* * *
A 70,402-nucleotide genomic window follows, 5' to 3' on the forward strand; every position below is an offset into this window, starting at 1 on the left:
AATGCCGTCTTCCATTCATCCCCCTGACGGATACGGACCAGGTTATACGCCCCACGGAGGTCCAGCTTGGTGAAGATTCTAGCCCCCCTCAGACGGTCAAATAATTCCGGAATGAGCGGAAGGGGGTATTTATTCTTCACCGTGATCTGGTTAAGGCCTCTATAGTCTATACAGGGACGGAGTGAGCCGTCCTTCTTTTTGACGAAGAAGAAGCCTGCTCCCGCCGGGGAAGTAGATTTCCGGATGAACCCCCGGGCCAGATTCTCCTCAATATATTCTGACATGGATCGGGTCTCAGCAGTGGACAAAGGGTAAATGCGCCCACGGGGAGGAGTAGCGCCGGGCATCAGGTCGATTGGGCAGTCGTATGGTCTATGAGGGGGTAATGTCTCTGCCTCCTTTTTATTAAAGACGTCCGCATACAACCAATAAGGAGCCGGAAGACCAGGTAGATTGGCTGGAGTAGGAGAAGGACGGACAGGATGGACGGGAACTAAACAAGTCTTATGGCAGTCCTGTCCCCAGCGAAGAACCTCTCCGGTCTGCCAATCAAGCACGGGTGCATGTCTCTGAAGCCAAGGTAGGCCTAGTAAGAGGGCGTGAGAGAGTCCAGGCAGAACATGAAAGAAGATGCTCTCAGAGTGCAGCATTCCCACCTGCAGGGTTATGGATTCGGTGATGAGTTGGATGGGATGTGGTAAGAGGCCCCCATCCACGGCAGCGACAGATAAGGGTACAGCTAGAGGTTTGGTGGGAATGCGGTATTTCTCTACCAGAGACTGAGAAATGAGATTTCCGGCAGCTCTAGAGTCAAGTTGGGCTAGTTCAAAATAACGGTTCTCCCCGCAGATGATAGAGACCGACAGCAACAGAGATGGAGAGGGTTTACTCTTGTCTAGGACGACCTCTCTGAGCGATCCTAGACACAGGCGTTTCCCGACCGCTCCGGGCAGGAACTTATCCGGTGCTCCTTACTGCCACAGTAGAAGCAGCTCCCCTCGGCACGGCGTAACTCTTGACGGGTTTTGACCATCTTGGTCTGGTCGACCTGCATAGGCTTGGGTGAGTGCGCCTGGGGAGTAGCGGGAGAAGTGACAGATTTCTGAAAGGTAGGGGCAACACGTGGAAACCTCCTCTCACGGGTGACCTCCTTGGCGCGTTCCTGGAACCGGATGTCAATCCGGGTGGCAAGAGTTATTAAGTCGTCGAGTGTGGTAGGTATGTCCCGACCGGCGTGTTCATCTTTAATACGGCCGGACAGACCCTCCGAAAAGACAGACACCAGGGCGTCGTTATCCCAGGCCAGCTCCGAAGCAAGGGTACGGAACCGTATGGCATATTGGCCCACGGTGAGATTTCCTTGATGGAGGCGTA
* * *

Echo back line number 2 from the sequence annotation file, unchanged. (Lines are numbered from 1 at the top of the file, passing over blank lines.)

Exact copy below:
AATGCCGTCTTCCATTCATCCCCCTGACGGATACGGACCAGGTTATACGCCCCACGGAGGTCCAGCTTGGTGAAGATTCTAGCCCCCCTCAGACGGTCAAATAATTCCGGAATGAGCGGAAGGGGGTATTTATTCTTCACCGTGATCTGGTTAAGGCCTCTATAGTCTATACAGGGACGGAGTGAGCCGTCCTTCTTTTTGACGAAGAAGAAGCCTGCTCCCGCCGGGGAAGTAGATTTCCGGATGAACCCCCGGGCCAGATTCTCCTCAATATATTCTGACATGGATCGGGTCTCAGCAGTGGACAAAGGGTAAATGCGCCCACGGGGAGGAGTAGCGCCGGGCATCAGGTCGATTGGGCAGTCGTATGGTCTATGAGGGGGTAATGTCTCTGCCTCCTTTTTATTAAAGACGTCCGCATACAACCAATAAGGAGCCGGAAGACCAGGTAGATTGGCTGGAGTAGGAGAAGGACGGACAGGATGGACGGGAACTAAACAAGTCTTATGGCAGTCCTGTCCCCAGCGAAGAACCTCTCCGGTCTGCCAATCAAGCACGGGTGCATGTCTCTGAAGCCAAGGTAGGCCTAGTAAGAGGGCGTGAGAGAGTCCAGGCAGAACATGAAAGAAGATGCTCTCAGAGTGCAGCATTCCCACCTGCAGGGTTATGGATTCGGTGATGAGTTGGATGGGATGTGGTAAGAGGCCCCCATCCACGGCAGCGACAGATAAGGGTACAGCTAGAGGTTTGGTGGGAATGCGGTATTTCTCTACCAGAGACTGAGAAATGAGATTTCCGGCAGCTCTAGAGTCAAGTTGGGCTAGTTCAAAATAACGGTTCTCCCCGCAGATGATAGAGACCGACAGCAACAGAGATGGAGAGGGTTTACTCTTGTCTAGGACGACCTCTCTGAGCGATCCTAGACACAGGCGTTTCCCGACCGCTCCGGGCAGGAACTTATCCGGTGCTCCTTACTGCCACAGTAGAAGCAGCTCCCCTCGGCACGGCGTAACTCTTGACGGGTTTTGACCATCTTGGTCTGGTCGACCTGCATAGGCTTGGGTGAGTGCGCCTGGGGAGTAGCGGGAGAAGTGACAGATTTCTGAAAGGTAGGGGCAACACGTGGAAACCTCCTCTCACGGGTGACCTCCTTGGCGCGTTCCTGGAACCGGATGTCAATCCGGGTGGCAAGAGTTATTAAGTCGTCGAGTGTGGTAGGTATGTCCCGACCGGCGTGTTCATCTTTAATACGGCCGGACAGACCCTCCGAAAAGACAGACACCAGGGCGTCGTTATCCCAGGCCAGCTCCGAAGCAAGGGTACGGAACCGTATGGCATATTGGCCCACGGTGAGATTTCCTTGATGGAGGCGTA